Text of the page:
while such an action denotes something as issuing from the agent into the
thing done. But the second action of its own nature has infinity, either
simple or relative. As an example of simple infinity, we have the act "to
understand," of which the object is "the true"; and the act "to will," of
which the object is "the good"; each of which is convertible with being;
and so, to understand and to will, of themselves, bear relation to all
things, and each receives its species from its object. But the act of
sensation is relatively infinite, for it bears relation to all sensible
things; as sight does to all things visible. Now the being of every
creature is restricted to one in genus and species; God's being alone is
simply infinite, comprehending all things in itself, as Dionysius says
(Div. Nom. v). Hence the Divine nature alone is its own act of
understanding and its own act of will.
Reply to Objection 1: Life is sometimes taken for the existence of the living
subject: sometimes also for a vital operation, that is, for one whereby
something is shown to be living. In this way the Philosopher says that to
understand is, in a sense, to live: for there he distinguishes the
various grades of living things according to the various functions of
Reply to Objection 2: The essence of an angel is the reason of his entire
existence, but not the reason of his whole act of understanding, since he
cannot understand everything by his essence. Consequently in its own
specific nature as such an essence, it is compared to the existence of
the angel, whereas to his act of understanding it is compared as included
in the idea of a more universal object, namely, truth and being. Thus it
is evident, that, although the form is the same, yet it is not the
principle of existence and of understanding according to the same
formality. On this account it does not follow that in the angel "to be"
is the same as 'to understand.'
Article 3: Whether an angel's power of intelligence is his essence?
Objection 1: It would seem that in an angel the power or faculty of
understanding is not different from his essence. For, "mind" and
"intellect" express the power of understanding. But in many passages of
his writings, Dionysius styles angels "intellects" and "minds." Therefore
the angel is his own power of intelligence.
Objection 2: Further, if the angel's power of intelligence be anything besides
his essence, then it must needs be an accident; for that which is besides
the essence of anything, we call it accident. But "a simple form cannot
be a subject," as Boethius states (De Trin. 1). Thus an angel would not
be a simple form, which is contrary to what has been previously said
(Question , Article ).
Objection 3: Further, Augustine (Confess. xii) says, that God made the angelic
nature "nigh unto Himself," while He made primary matter "nigh unto
nothing"; from this it would seem that the angel is of a simpler nature
than primary matter, as being closer to God. But primary matter is its
own power. Therefore much more is an angel his own power of intelligence.
On the contrary, Dionysius says (Coel. Hier. xi) that "the angels are
divided into substance, power, and operation." Therefore substance,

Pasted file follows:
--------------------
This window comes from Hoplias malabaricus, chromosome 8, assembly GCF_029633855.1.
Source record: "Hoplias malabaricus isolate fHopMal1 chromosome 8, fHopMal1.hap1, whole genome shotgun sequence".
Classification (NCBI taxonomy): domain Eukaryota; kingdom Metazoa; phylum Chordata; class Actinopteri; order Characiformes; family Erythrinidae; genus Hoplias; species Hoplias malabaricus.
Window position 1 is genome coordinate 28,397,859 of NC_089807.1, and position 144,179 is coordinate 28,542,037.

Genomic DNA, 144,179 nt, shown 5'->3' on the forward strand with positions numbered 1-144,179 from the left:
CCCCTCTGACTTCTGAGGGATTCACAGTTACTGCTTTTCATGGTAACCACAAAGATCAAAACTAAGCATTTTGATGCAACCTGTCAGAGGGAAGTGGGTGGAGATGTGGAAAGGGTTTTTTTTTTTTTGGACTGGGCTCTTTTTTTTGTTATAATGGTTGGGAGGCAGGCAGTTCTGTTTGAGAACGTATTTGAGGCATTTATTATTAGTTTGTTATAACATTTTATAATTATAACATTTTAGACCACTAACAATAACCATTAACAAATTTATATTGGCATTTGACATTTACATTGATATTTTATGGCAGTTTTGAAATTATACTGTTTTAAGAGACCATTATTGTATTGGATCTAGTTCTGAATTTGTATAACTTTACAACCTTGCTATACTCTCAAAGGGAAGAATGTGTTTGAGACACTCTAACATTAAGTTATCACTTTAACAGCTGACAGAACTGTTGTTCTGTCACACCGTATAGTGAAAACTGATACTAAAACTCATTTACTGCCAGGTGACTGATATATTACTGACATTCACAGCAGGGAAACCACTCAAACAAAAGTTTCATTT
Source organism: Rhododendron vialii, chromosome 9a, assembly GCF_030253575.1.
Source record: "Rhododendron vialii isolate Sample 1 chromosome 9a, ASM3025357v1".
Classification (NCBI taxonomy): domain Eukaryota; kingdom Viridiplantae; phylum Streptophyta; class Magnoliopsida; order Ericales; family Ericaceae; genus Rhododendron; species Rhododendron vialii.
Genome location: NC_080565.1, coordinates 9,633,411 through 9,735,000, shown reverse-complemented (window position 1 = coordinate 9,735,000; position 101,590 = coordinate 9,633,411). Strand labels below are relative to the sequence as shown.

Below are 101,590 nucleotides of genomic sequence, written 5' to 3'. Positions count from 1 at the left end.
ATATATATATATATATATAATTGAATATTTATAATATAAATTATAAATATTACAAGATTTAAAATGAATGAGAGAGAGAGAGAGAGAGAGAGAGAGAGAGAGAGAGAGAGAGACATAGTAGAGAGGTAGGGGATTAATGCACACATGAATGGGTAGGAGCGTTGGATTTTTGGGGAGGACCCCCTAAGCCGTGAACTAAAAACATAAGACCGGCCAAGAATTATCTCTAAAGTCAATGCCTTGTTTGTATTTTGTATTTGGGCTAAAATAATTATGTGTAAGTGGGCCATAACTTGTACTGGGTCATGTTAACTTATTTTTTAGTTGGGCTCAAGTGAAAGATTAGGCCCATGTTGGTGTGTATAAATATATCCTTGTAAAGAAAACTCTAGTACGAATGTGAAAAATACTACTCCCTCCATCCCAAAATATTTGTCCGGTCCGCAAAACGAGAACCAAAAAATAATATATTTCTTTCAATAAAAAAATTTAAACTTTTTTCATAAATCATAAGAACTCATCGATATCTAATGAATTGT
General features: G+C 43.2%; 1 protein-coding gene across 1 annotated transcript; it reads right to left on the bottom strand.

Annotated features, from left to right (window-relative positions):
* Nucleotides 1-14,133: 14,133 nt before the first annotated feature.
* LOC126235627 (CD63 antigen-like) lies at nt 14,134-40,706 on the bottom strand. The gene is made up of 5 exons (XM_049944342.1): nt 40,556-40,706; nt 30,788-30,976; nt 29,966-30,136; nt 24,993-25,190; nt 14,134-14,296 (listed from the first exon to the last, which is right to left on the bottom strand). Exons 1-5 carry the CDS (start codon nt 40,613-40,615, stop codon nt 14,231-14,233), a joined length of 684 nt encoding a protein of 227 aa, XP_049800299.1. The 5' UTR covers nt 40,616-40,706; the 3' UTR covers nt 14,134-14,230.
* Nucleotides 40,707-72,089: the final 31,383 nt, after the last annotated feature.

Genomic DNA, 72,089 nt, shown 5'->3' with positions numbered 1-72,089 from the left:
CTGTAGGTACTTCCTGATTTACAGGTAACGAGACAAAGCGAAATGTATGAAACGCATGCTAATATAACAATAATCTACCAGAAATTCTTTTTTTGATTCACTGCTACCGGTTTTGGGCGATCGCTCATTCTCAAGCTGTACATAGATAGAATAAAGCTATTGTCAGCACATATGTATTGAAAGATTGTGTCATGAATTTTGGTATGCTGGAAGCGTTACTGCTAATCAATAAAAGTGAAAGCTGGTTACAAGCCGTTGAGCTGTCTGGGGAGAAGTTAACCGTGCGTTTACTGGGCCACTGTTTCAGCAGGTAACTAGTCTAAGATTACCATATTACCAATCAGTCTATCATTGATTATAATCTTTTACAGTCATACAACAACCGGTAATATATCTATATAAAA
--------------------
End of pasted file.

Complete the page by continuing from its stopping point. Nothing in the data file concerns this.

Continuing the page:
power, and operation, are all distinct in them.
I answer that, Neither in an angel nor in any creature, is the power or
operative faculty the same as its essence: which is made evident thus.
Since every power is ordained to an act, then according to the diversity
of acts must be the diversity of powers; and on this account it is said
that each proper act responds to its proper power. But in every creature
the essence differs from the existence, and is compared to it as
potentiality is to act, as is evident from what has been already said
(Question , Article ). Now the act to which the operative power is compared is
operation. But in the angel to understand is not the same as to exist,
nor is any operation in him, nor in any other created thing, the same as
his existence. Hence the angel's essence is not his power of
intelligence: nor is the essence of any creature its power of operation.
Reply to Objection 1: An angel is called "intellect" and "mind," because all his
knowledge is intellectual: whereas the knowledge of a soul is partly
intellectual and partly sensitive.
Reply to Objection 2: A simple form which is pure act cannot be the subject of
accident, because subject is compared to accident as potentiality is to
act. God alone is such a form: and of such is Boethius speaking there.
But a simple form which is not its own existence, but is compared to it
as potentiality is to act, can be the subject of accident; and especially
of such accident as follows the species: for such accident belongs to the
form---whereas an accident which belongs to the individual, and which
does not belong to the whole species, results from the matter, which is
the principle of individuation. And such a simple form is an angel.
Reply to Objection 3: The power of matter is a potentiality in regard to
substantial being itself, whereas the power of operation regards
accidental being. Hence there is no comparison.
Article 4: Whether there is an active and a passive intellect in an angel?
Objection 1: It would seem that there is both an active and a passive
intellect in an angel. The Philosopher says (De Anima iii, text. 17)
that, "in the soul, just as in every nature, there is something whereby
it can become all things, and there is something whereby it can make all
things." But an angel is a kind of nature. Therefore there is an active
and a passive intellect in an angel.
Objection 2: Further, the proper function of the passive intellect is to
receive; whereas to enlighten is the proper function of the active
intellect, as is made clear in De Anima iii, text. 2,3,18. But an angel
receives enlightenment from a higher angel, and enlightens a lower one.
Therefore there is in him an active and a passive intellect.
On the contrary, The distinction of active and passive intellect in us
is in relation to the phantasms, which are compared to the passive
intellect as colors to the sight; but to the active intellect as colors